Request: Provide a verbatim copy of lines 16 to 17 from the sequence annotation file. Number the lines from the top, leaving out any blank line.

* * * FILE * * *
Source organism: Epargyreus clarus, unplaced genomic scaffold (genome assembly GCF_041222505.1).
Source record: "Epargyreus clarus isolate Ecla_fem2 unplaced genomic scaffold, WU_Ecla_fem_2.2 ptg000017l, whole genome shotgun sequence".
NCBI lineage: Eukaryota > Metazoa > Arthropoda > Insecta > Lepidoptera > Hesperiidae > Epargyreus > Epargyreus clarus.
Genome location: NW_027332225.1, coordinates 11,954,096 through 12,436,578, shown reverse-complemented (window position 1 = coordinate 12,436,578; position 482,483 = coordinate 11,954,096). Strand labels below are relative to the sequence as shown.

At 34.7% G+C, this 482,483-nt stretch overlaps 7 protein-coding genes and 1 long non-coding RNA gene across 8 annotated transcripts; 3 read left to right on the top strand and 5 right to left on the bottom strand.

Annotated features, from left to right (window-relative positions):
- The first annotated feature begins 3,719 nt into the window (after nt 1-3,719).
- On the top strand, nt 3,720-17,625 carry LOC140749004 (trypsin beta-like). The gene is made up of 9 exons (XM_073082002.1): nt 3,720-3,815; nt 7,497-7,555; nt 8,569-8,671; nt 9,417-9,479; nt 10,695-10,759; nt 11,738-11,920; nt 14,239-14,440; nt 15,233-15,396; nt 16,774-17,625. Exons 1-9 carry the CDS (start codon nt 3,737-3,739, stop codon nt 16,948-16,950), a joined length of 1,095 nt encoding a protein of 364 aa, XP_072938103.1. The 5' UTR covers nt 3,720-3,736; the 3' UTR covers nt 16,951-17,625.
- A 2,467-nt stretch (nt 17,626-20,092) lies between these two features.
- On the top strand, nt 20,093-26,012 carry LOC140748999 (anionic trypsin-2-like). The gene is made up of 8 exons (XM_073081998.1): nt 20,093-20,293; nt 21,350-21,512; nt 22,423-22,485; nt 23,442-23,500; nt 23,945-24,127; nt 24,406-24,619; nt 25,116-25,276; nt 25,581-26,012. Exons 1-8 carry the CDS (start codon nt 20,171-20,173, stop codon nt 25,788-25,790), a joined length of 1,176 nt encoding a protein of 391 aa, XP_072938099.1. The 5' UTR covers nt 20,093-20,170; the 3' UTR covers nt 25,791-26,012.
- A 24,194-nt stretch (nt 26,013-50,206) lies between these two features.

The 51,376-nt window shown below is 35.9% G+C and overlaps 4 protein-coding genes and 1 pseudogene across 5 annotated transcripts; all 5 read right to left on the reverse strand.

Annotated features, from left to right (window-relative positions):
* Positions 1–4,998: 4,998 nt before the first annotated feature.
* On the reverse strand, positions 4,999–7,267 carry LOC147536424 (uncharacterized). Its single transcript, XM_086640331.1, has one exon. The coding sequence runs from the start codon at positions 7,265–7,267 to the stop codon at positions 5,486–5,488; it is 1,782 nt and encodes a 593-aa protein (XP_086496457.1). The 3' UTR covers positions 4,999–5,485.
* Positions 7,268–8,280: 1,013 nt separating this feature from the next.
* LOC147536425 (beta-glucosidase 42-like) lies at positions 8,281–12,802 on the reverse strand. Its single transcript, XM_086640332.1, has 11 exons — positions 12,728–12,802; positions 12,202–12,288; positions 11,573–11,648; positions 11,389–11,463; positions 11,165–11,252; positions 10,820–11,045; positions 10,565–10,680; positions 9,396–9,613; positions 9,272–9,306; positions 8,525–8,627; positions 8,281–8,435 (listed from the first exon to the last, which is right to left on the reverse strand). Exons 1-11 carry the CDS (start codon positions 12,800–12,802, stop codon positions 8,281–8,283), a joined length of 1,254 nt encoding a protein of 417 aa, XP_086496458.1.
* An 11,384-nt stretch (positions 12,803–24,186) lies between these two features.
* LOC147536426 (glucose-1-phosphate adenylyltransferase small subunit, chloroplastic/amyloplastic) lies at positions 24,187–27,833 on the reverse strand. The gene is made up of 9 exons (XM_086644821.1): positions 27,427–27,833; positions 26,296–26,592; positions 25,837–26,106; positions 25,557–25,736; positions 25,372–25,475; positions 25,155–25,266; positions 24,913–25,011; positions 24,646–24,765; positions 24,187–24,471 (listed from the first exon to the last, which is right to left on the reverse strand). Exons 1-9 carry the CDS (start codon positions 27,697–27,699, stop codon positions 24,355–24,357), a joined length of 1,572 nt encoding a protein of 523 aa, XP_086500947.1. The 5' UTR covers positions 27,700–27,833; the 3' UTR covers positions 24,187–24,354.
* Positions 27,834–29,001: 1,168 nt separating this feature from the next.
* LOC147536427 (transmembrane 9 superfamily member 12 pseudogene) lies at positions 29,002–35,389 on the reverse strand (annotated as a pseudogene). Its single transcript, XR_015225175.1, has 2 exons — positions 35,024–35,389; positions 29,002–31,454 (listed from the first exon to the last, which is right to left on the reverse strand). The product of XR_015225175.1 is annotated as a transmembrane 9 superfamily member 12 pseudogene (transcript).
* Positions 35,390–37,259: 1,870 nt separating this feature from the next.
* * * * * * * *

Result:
* Positions 7,268–8,280: 1,013 nt separating this feature from the next.
* LOC147536425 (beta-glucosidase 42-like) lies at positions 8,281–12,802 on the reverse strand. Its single transcript, XM_086640332.1, has 11 exons — positions 12,728–12,802; positions 12,202–12,288; positions 11,573–11,648; positions 11,389–11,463; positions 11,165–11,252; positions 10,820–11,045; positions 10,565–10,680; positions 9,396–9,613; positions 9,272–9,306; positions 8,525–8,627; positions 8,281–8,435 (listed from the first exon to the last, which is right to left on the reverse strand). Exons 1-11 carry the CDS (start codon positions 12,800–12,802, stop codon positions 8,281–8,283), a joined length of 1,254 nt encoding a protein of 417 aa, XP_086496458.1.